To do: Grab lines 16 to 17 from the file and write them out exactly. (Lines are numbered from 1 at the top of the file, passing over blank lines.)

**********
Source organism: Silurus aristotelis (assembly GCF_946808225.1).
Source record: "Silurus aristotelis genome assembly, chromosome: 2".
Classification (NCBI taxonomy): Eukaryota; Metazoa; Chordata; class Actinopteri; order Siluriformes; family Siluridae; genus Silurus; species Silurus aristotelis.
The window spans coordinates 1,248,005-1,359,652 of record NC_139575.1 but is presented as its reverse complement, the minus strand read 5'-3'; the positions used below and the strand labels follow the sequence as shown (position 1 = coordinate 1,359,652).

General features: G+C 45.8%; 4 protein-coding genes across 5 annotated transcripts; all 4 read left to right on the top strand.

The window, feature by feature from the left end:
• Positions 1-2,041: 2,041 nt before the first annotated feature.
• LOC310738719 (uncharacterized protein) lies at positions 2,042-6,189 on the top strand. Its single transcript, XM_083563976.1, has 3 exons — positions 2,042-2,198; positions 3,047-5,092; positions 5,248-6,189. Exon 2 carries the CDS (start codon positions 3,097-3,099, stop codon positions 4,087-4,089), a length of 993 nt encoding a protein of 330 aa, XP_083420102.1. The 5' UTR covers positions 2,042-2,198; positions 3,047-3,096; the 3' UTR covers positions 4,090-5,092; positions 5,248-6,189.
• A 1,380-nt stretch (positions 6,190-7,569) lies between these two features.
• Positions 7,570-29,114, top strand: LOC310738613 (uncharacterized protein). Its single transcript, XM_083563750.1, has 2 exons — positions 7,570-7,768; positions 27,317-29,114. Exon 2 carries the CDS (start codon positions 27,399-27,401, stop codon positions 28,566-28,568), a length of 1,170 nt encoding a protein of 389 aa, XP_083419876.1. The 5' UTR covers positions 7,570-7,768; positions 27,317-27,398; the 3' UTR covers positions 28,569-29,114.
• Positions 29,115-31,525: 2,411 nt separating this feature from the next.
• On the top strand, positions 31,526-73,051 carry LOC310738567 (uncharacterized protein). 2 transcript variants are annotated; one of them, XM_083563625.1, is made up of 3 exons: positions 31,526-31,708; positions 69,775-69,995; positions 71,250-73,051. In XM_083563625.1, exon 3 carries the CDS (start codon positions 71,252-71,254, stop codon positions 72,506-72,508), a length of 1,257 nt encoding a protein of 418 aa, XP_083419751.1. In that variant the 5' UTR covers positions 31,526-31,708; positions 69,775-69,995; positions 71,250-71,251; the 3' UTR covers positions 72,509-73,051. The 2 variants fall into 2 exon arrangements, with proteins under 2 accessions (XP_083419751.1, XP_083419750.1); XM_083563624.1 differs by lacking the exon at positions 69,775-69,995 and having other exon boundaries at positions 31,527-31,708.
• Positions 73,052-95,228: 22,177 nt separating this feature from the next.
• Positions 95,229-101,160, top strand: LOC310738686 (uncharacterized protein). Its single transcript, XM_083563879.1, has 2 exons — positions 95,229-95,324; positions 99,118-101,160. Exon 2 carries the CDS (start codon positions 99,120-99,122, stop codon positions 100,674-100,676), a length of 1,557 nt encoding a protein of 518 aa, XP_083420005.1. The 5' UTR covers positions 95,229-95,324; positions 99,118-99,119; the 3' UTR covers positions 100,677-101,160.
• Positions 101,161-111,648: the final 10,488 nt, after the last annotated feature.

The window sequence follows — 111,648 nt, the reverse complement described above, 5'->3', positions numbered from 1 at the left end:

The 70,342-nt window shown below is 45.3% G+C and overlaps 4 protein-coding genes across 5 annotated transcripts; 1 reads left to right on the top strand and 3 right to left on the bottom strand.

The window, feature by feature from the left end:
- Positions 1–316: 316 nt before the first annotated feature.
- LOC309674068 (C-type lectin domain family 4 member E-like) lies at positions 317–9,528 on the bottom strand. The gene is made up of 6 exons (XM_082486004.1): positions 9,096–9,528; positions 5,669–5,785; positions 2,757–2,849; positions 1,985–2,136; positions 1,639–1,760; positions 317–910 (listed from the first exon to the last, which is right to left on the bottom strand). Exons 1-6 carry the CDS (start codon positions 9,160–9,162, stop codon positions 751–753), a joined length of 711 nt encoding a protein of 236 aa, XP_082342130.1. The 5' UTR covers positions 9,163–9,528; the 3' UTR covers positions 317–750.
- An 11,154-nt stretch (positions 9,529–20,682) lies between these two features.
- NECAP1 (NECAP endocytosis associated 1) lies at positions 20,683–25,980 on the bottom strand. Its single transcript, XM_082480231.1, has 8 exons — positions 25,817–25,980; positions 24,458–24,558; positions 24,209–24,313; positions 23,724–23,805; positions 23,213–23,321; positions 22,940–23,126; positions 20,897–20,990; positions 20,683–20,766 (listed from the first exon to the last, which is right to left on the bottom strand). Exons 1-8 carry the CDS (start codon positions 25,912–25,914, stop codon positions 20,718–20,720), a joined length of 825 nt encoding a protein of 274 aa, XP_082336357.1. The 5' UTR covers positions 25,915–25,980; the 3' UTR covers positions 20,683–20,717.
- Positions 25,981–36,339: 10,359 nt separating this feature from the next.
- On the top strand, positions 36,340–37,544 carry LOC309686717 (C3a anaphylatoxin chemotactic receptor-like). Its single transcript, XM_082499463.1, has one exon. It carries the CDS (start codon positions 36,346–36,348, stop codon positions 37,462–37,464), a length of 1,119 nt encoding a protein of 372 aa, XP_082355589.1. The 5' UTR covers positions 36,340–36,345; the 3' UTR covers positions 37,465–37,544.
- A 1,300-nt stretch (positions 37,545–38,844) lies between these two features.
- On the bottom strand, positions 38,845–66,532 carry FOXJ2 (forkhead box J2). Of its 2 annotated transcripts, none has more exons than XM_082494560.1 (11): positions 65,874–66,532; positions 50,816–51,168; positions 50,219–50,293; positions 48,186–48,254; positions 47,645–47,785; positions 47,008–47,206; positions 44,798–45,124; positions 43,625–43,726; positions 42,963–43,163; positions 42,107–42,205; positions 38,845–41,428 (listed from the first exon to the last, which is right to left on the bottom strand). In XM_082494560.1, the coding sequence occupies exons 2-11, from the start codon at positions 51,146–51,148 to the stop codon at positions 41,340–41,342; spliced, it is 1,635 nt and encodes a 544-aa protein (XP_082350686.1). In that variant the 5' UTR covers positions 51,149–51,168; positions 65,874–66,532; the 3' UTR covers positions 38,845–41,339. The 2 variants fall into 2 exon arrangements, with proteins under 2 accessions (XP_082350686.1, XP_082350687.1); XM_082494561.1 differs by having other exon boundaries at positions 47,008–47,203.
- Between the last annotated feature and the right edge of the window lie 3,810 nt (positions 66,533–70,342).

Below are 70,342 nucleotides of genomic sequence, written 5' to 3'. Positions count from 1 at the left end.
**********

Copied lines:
The window sequence follows — 111,648 nt, the reverse complement described above, 5'->3', positions numbered from 1 at the left end:

The 70,342-nt window shown below is 45.3% G+C and overlaps 4 protein-coding genes across 5 annotated transcripts; 1 reads left to right on the top strand and 3 right to left on the bottom strand.